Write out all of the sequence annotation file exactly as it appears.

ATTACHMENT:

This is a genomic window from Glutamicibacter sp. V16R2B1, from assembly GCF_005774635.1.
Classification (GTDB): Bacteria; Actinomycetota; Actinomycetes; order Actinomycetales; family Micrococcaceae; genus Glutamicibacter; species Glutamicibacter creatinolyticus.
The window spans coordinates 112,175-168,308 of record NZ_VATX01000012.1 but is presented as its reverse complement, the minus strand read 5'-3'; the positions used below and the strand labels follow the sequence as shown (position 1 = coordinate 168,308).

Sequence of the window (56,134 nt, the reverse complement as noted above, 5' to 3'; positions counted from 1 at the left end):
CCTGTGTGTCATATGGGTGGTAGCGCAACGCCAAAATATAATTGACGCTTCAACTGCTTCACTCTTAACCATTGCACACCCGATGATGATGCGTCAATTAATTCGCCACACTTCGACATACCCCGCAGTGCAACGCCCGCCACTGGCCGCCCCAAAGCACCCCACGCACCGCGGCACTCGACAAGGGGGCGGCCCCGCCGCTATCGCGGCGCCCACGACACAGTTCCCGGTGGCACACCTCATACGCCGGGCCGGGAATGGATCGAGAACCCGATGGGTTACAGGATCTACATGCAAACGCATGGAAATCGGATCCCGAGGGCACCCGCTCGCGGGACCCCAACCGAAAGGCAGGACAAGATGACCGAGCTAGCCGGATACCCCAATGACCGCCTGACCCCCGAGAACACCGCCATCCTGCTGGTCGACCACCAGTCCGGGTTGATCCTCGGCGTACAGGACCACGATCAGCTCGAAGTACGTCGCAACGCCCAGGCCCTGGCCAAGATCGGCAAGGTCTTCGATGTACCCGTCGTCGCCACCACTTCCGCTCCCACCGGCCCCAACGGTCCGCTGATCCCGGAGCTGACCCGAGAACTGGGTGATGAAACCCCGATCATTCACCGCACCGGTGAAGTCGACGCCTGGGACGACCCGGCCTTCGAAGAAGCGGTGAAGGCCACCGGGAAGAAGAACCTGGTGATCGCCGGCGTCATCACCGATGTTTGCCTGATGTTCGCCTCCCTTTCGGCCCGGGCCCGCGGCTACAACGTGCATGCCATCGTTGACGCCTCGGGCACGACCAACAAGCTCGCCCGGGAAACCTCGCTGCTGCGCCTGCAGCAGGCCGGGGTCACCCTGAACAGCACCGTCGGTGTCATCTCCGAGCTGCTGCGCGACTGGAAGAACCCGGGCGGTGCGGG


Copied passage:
This is a genomic window from Glutamicibacter sp. V16R2B1, from assembly GCF_005774635.1.
Classification (GTDB): Bacteria; Actinomycetota; Actinomycetes; order Actinomycetales; family Micrococcaceae; genus Glutamicibacter; species Glutamicibacter creatinolyticus.
The window spans coordinates 112,175-168,308 of record NZ_VATX01000012.1 but is presented as its reverse complement, the minus strand read 5'-3'; the positions used below and the strand labels follow the sequence as shown (position 1 = coordinate 168,308).

Sequence of the window (56,134 nt, the reverse complement as noted above, 5' to 3'; positions counted from 1 at the left end):
CCTGTGTGTCATATGGGTGGTAGCGCAACGCCAAAATATAATTGACGCTTCAACTGCTTCACTCTTAACCATTGCACACCCGATGATGATGCGTCAATTAATTCGCCACACTTCGACATACCCCGCAGTGCAACGCCCGCCACTGGCCGCCCCAAAGCACCCCACGCACCGCGGCACTCGACAAGGGGGCGGCCCCGCCGCTATCGCGGCGCCCACGACACAGTTCCCGGTGGCACACCTCATACGCCGGGCCGGGAATGGATCGAGAACCCGATGGGTTACAGGATCTACATGCAAACGCATGGAAATCGGATCCCGAGGGCACCCGCTCGCGGGACCCCAACCGAAAGGCAGGACAAGATGACCGAGCTAGCCGGATACCCCAATGACCGCCTGACCCCCGAGAACACCGCCATCCTGCTGGTCGACCACCAGTCCGGGTTGATCCTCGGCGTACAGGACCACGATCAGCTCGAAGTACGTCGCAACGCCCAGGCCCTGGCCAAGATCGGCAAGGTCTTCGATGTACCCGTCGTCGCCACCACTTCCGCTCCCACCGGCCCCAACGGTCCGCTGATCCCGGAGCTGACCCGAGAACTGGGTGATGAAACCCCGATCATTCACCGCACCGGTGAAGTCGACGCCTGGGACGACCCGGCCTTCGAAGAAGCGGTGAAGGCCACCGGGAAGAAGAACCTGGTGATCGCCGGCGTCATCACCGATGTTTGCCTGATGTTCGCCTCCCTTTCGGCCCGGGCCCGCGGCTACAACGTGCATGCCATCGTTGACGCCTCGGGCACGACCAACAAGCTCGCCCGGGAAACCTCGCTGCTGCGCCTGCAGCAGGCCGGGGTCACCCTGAACAGCACCGTCGGTGTCATCTCCGAGCTGCTGCGCGACTGGAAGAACCCGGGCGGTGCGGG